Megaupload Drama Continues as Site Shuts Down, Arrests Are Made, Opposers Get Hacked
A day after filing a countersuit in its hotly contested legal battle against the Universal Music Group, popular filesharing site Megaupload was shut down by the Department of Justice, sparking a flurry of activity that included indictments, arrests, and a barrage of retaliatory site takedowns led by the shadowy hacker group known as Anonymous.
It all went down on Thursday (Jan. 19), starting with the DoJ pulling the plug on the site and serving notice against several company executives, including founder Kim Dotcom (but not reported CEO and popular producer Swizz Beatz, who was not listed in the court briefs as a Megaupload stakeholder). Four arrests were made -- and property was seized -- at the company's New Zealand headquarters.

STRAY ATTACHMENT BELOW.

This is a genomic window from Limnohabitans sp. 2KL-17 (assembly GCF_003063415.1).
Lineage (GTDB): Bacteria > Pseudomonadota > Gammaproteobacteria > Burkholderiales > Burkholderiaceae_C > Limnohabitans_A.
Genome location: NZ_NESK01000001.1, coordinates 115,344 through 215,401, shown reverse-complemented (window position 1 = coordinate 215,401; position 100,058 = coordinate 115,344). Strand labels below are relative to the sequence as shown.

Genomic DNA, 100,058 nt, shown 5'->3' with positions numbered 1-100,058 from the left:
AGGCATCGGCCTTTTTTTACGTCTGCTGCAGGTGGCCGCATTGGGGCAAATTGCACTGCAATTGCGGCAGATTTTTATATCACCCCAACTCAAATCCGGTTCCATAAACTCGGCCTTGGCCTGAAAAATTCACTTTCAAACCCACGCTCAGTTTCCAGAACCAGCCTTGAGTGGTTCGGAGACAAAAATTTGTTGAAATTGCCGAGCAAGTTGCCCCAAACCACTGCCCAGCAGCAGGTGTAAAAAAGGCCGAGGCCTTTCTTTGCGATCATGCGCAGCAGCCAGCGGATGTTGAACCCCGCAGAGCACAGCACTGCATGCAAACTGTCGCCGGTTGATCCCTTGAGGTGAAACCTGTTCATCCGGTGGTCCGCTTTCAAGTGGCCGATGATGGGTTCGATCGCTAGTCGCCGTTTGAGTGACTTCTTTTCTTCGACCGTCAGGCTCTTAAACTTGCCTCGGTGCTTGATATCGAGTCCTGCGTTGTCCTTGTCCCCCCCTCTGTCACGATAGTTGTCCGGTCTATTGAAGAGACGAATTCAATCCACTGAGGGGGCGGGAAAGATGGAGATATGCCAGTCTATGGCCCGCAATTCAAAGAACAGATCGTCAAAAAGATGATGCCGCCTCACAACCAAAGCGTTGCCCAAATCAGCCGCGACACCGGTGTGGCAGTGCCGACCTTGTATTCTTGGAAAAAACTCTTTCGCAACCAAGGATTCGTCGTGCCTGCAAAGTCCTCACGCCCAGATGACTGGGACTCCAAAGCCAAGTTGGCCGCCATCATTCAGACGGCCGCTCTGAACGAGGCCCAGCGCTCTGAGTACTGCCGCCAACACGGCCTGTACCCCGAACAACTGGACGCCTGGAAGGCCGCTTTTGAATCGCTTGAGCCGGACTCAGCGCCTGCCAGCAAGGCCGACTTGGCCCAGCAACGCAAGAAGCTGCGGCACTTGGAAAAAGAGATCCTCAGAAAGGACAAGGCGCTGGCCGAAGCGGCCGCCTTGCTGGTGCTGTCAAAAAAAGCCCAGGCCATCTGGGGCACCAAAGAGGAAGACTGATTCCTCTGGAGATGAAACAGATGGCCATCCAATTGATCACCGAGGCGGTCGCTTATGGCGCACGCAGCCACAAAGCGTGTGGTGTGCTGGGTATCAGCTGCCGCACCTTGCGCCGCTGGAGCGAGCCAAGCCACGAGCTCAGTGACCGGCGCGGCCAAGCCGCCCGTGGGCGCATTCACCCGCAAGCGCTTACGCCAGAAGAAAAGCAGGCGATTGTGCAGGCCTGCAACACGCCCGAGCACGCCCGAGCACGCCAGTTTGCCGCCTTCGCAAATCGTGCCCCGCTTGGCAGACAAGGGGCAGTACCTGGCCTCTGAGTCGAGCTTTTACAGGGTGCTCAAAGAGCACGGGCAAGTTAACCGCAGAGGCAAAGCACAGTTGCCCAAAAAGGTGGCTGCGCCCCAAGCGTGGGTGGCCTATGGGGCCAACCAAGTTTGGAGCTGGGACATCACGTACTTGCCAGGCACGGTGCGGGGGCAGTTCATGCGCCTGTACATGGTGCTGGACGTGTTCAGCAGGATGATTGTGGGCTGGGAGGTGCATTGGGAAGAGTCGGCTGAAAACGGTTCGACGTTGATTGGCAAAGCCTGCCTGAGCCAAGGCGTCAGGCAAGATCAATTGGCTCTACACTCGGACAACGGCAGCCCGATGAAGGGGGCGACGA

That was only the beginning, however. As the day went on, a list of sites involved in the entertainment industry's ongoing quest to defeat online piracy were taken down, including the Department of Justice, the Recording Industry Association of America, the Motion Picture Association of America, and UMG.
"It was in retaliation for Megaupload," an Anonymous spokesperson was quoted as saying, and one of yesterday's tweets from the Anonymous-related @AnonOps account read "One thing is certain: EXPECT US! #Megaupload."
In the meantime, Megaupload's many users have found themselves unable to access their files -- regardless of whether or not they were being illegally shared or distributed. What's your take on the battle between Megaupload and the entertainment industry -- and how has the site going dark affected you?